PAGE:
MARION COUNTY, Fla. — A new program by the U.S. Department of Agriculture called the Discrimination Financial Assistance Program is addressing inequality in agriculture. The U.S. Congress passed $2.2 billion worth of funding to help farmers who faced discrimination in the USDA Farm Loan programs before 2021.

What You Need To Know

  • A new USDA program called Discrimination Financial Assistance is open as part of the Inflation Reduction Act

  • Congress OK'd  $2.2 billion for farmers and ranchers who faced discrimination in any USDA farm loan program before 2021

  • If approved, that farmer or rancher could get up to $500,000

  • Eligible farmers or ranchers have until Oct. 31, 2023 to apply online or at the local USDA DFAP office

Picking the fruits of his labor, Matt Bowman comes from multiple generations of farming.

“I tell people I went from one swamp to another. This is very familiar to me," Bowman said. "My grandfather was a sharecropper. You know how they say it takes one man to take a man out of poverty and change their lives? He was that man.”

For Bowman, his love for farm and agriculture is in his blood. But he sees a threat on the horizon for small farmers.

“What we’re seeing in agriculture is land lost," he said. "Frequently, they talk about land lost in the sense of African Americans losing land, but all small farmers are losing land. We need to stop that tide.” 

That’s why Bowman wants to see his fellow farmers take part in the Discrimination Financial Assistance. If approved, each farmer or rancher could get up to $500,000. 

“It’s not what most people think about. It’s not Black faces, not brown faces. It’s any American who has gone into a loan, very specific to loans,” Bowman said.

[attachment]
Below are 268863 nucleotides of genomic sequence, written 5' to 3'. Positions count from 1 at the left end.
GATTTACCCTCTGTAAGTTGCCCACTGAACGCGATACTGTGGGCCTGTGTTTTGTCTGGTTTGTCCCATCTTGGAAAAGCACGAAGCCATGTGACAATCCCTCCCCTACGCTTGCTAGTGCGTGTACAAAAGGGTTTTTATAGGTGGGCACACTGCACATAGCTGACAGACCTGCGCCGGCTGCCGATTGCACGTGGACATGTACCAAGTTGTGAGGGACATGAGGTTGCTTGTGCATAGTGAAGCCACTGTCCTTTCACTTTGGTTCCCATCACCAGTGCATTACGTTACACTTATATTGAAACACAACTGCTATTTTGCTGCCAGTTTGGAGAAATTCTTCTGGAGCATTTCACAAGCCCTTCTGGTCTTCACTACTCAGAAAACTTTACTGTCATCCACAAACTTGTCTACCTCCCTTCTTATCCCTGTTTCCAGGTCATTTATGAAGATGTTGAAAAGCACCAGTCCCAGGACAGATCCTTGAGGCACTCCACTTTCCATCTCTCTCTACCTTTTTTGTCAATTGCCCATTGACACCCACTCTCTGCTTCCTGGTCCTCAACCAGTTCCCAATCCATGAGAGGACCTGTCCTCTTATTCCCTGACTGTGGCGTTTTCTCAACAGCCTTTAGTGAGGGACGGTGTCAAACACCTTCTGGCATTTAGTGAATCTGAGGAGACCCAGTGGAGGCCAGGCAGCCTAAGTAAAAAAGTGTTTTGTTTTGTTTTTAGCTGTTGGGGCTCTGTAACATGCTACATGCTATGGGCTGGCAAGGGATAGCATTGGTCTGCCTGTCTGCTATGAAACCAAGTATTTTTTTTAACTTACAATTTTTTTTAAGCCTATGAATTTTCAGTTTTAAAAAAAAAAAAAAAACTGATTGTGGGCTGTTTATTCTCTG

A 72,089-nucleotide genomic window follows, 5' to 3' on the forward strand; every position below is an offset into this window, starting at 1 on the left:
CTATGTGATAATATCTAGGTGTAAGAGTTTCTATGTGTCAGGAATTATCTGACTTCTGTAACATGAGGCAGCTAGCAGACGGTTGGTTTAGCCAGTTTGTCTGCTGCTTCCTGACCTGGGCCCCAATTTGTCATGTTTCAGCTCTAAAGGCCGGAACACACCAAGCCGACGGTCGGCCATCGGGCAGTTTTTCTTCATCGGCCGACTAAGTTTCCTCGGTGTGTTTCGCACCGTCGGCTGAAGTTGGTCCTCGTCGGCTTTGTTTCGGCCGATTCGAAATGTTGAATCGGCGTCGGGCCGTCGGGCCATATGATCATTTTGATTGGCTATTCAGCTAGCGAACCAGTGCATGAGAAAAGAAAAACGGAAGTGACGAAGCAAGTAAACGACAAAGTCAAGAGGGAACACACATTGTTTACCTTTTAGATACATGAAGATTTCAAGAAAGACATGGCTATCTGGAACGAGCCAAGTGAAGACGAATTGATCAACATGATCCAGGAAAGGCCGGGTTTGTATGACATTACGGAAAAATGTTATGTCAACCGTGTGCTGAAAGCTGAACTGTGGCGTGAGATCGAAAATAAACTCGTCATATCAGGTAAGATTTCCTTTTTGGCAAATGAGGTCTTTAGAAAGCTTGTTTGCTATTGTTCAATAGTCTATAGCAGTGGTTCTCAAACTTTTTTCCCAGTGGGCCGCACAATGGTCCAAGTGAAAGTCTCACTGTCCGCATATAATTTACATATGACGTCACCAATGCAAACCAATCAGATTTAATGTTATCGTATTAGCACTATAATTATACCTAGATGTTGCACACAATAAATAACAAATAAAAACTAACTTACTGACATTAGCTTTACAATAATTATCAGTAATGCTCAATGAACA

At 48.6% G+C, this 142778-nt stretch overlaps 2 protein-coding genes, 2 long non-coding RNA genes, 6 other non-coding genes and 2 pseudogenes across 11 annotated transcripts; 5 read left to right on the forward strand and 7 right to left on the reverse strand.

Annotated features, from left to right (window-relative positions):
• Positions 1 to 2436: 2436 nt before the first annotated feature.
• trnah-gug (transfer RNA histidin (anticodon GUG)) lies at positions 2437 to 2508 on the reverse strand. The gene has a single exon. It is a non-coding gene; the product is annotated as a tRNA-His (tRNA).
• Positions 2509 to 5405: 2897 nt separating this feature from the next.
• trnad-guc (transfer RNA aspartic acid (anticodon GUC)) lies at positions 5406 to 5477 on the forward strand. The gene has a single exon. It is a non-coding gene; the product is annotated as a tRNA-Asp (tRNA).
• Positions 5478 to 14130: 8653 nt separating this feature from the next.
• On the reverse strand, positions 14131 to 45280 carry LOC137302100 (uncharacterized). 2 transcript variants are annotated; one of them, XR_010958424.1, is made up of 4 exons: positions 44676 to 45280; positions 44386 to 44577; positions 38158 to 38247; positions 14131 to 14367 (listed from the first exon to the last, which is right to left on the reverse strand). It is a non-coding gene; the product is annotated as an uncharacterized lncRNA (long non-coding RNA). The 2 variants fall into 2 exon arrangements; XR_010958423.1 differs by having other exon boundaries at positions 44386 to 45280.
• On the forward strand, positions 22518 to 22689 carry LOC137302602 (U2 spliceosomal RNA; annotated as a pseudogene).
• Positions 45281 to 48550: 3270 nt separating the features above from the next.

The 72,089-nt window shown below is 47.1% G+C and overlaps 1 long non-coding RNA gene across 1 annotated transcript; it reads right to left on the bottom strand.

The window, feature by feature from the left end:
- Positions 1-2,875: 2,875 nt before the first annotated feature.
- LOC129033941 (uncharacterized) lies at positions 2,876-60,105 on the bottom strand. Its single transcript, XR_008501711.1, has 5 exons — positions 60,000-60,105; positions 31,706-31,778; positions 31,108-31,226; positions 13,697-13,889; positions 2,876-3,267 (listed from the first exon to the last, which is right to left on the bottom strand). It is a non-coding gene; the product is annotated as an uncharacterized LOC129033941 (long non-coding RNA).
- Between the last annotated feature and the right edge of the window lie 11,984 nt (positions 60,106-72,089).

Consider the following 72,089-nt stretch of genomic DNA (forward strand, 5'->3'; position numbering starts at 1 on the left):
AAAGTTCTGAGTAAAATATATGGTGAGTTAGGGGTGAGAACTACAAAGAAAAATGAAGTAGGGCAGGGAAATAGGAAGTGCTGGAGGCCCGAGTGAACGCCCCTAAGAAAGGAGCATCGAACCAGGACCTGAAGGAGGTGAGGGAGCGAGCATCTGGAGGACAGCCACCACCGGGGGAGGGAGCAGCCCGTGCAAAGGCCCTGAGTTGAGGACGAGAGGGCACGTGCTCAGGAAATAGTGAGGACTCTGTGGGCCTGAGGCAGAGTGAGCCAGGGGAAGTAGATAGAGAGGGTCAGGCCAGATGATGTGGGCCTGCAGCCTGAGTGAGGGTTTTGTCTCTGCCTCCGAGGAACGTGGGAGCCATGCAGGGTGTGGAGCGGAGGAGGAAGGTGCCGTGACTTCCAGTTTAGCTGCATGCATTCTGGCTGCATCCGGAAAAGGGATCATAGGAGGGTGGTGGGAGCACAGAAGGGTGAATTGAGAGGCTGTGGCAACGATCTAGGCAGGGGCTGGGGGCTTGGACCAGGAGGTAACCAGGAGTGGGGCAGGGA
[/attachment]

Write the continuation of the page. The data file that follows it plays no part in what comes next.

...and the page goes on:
It’s the skills that come with the land that Bowman wants to pass down to his children.

“When farmers, ranchers, and landowners lose their family property, there is no amount of money that can make them whole. But this program isn’t designed to make people whole. It’s financial assistance,” he said.

Marion County is home to about 3,500 farms, according to the area’s farm bureau, and Bowman wants to show his daughter Margaret that there is a future in farming and it’s something she can do.

“What we’re doing now is saving agriculture for America," Bowman said. "So that in Marion County 50 to 100 years from now there will be small farmers, farmers that have less than 100 acres who can continue to farm, who can continue to ranch and continue to provide food for their family.”

As Bowman looks at the future generation of farmers, he said he hopes he can do something now, so small farmers can continue growing in the future.

Applications will be accepted until Oct. 31, 2023 either online or at your local USDA DFAP office. You can also get free assistance with applying for the program.